The effects of government subsidy measures on corporate R&D expenditure: a case study of the leading product development programme Online publication date: Mon, 27-Jun-2005
by Day-Yang Liu, Lon-Fon Shieh
International Journal of Product Development (IJPD), Vol. 2, No. 3, 2005
Abstract: The purpose of this study is to develop a theoretical model with which to describe the relationship between public R&D subsidy programmes and corporate R&D spending. For this I have chosen Taiwan's leading product development programme as a basis for empirical study. The basic model for this study is to apply both the Capital Asset Pricing Model by Sharpe and Linter (1964) and Arbitrage Pricing Theory by Ross (1973) to the analytical return-risk framework in corporate R&D spending by Carmichael (1981). The total samples of the firms involved in this government R&D subsidies programme are firms during the 1991–2000 time period. The empirical results show that no matter the size of the company, the self-finance funding in R&D spending of the company shows positive correlation with both the corporate capital of the company and the government R&D subsidy. In contrast, the results also show a negative correlation with the sales revenue a year ahead. A single policy may entice companies to raise R&D expenditure under the conditions of investment tax credit on personnel training and on R&D spending, the technology development programme for enterprise, and subsidies from the leading product development programme. If the government exerts subsidy measures combined with bundling measures, this will demonstrate that the synergy of a comprehensive policy will be better than a single policy.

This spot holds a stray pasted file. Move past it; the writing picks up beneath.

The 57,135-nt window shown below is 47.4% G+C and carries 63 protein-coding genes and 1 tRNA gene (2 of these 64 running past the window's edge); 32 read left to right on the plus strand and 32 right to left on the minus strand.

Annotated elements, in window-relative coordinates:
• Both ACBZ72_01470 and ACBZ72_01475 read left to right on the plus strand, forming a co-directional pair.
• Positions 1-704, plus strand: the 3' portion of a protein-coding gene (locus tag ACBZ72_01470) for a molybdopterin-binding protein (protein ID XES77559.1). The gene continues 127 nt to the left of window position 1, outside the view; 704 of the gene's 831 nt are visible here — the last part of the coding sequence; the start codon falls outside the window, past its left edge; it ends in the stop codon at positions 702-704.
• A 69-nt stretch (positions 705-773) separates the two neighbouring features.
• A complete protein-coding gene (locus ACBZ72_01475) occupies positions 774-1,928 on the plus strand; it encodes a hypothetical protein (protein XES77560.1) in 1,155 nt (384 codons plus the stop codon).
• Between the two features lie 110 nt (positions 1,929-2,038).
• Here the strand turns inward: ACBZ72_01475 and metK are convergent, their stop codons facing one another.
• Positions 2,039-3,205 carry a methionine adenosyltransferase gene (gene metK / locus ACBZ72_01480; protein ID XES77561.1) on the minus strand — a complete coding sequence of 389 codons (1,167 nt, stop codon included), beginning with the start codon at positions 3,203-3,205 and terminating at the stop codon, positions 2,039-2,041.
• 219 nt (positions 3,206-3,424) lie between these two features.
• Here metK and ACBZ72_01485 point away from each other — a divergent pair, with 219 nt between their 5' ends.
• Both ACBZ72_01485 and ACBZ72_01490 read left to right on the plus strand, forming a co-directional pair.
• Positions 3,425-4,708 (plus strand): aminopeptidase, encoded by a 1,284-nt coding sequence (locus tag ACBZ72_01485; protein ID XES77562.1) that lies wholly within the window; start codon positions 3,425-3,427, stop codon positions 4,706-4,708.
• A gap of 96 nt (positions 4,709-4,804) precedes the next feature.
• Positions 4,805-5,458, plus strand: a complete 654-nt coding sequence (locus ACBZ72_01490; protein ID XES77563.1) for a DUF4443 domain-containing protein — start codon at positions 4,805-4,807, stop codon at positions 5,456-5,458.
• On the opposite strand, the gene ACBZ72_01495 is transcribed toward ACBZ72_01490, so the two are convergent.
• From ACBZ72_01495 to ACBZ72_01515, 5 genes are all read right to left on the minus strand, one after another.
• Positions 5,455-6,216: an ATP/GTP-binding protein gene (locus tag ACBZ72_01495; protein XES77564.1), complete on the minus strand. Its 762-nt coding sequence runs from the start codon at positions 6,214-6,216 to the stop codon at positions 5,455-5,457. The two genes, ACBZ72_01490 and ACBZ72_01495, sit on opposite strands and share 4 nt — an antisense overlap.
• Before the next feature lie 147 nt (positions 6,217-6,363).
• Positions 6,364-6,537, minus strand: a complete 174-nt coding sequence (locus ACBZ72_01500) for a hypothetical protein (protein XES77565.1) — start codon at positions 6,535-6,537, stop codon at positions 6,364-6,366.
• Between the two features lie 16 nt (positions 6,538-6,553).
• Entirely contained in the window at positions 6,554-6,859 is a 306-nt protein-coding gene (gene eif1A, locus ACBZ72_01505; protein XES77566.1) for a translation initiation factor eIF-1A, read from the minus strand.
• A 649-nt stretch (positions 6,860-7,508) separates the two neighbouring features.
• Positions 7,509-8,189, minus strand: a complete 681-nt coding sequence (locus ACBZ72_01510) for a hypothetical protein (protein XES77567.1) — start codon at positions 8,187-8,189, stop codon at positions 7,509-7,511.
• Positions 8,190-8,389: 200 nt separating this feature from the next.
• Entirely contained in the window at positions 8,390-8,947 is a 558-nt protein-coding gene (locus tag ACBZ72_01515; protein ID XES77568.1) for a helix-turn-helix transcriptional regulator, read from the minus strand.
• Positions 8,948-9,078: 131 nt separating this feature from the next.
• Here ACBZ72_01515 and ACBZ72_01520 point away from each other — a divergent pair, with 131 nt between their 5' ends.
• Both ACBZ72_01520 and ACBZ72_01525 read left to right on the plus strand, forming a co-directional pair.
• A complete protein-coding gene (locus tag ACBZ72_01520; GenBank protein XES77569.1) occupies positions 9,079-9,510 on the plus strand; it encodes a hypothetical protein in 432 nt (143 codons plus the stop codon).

Online publication date: Mon, 27-Jun-2005
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